Full Specifications Supermicro SuperServer SYS-E302-9D Specifications

In the rest of this review, we first look at the detailed specifications of the board along with a look at the internals of the system. This is followed by some of our setup and usage impressions. In particular, we look at pfSense installation on the system along with some basic benchmarks. Finally, we take a look at the power consumption and temperature profiles before offering some concluding remarks.

Specifications and Teardown Analysis
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  • Jorgp2 - Thursday, July 30, 2020 - link

    Maybe you should learn the difference between a switch and a router first. Reply
  • newyork10023 - Thursday, July 30, 2020 - link

    Why do you people have to troll everywhere you go? Reply
  • Gonemad - Wednesday, July 29, 2020 - link

    Oh boy. I once got Wi-Fi "AC" 5GHz, 5Gbps, and 5G mobile networks mixed once by my mother. It took a while to explain those to her.

    Don't use 10G to mean 10 Gbps, please! HAHAHA.
    Reply
  • timecop1818 - Wednesday, July 29, 2020 - link

    Fortunately, when Ethernet says 10Gbps, that's what it means. Reply
  • imaheadcase - Wednesday, July 29, 2020 - link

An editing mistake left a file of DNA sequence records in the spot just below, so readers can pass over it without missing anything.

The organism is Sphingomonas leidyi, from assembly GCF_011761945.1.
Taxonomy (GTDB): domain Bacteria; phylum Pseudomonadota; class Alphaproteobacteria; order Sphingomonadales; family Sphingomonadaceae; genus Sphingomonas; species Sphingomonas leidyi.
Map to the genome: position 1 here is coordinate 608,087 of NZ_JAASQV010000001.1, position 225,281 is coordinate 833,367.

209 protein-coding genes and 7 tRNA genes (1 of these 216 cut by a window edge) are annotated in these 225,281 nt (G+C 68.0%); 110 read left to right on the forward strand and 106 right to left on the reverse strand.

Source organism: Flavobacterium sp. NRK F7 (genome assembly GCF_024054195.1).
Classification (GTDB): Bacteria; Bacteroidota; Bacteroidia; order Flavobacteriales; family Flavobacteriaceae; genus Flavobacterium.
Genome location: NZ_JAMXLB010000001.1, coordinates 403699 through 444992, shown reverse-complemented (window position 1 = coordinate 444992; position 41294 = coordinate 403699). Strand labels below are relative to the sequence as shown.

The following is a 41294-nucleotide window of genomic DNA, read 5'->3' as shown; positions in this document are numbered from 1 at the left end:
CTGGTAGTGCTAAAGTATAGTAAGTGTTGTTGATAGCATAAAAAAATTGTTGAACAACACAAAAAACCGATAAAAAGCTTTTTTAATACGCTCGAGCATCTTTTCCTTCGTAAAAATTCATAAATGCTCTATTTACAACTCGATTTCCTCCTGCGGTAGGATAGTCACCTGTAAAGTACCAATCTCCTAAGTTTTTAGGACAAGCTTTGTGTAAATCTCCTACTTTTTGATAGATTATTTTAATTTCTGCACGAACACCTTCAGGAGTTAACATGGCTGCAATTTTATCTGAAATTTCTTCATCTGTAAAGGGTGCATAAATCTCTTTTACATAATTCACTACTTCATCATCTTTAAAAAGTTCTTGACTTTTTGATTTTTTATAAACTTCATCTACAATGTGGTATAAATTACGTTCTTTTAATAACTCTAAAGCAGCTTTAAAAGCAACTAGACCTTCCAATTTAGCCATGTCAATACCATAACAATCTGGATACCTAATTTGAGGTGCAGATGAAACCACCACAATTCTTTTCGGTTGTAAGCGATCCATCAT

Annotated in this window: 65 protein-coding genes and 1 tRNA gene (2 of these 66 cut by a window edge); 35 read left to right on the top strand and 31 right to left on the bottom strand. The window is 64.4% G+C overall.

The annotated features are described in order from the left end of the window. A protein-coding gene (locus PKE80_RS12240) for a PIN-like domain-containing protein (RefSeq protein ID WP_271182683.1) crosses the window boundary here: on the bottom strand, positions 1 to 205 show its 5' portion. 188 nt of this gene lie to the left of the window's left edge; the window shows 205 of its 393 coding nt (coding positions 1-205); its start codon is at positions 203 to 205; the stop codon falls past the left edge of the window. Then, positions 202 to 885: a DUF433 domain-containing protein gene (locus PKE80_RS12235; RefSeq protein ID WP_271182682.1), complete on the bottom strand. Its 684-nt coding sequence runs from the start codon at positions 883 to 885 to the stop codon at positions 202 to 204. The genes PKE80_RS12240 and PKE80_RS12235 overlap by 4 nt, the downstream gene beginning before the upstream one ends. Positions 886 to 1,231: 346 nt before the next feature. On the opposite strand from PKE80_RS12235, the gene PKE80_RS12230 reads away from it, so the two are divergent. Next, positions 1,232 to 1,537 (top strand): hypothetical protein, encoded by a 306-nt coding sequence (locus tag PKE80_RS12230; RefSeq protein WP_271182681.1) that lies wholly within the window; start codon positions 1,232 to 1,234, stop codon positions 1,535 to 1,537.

Put the name Supermicro on it and you know its not for consumers. Reply
  • newyork10023 - Wednesday, July 29, 2020 - link

    The Supermicro manual states that a PCIe card installed is limited to networking (and will require a fan installed). An HBA card can't be installed? Reply
  • abufrejoval - Wednesday, July 29, 2020 - link

    Since I use both pfSense as a firewall and a D-1541 Xeon machine (but not for the firewall) and I share the dream of systems that are practically silent, I feel compelled to add some thoughts:

    I started using pfSense on a passive J1900 Atom board which had dual Gbit on-board and cost less than €100. That worked pretty well until my broadband exceeded 200Mbit/s, mostly because it wasn’t just a firewall, but also added Suricata traffic inspection (tried Snort, too, very similar results).

    And that’s what’s wrong with this article: 10Gbit Xeon-Ds are great when all you do is push packet, but don’t look at them. They are even greater when you terminate SSL connections on them with the QuickAssist variants. They are great when they work together with their bigger CPU brothers, who will then crunch on the logic of the data.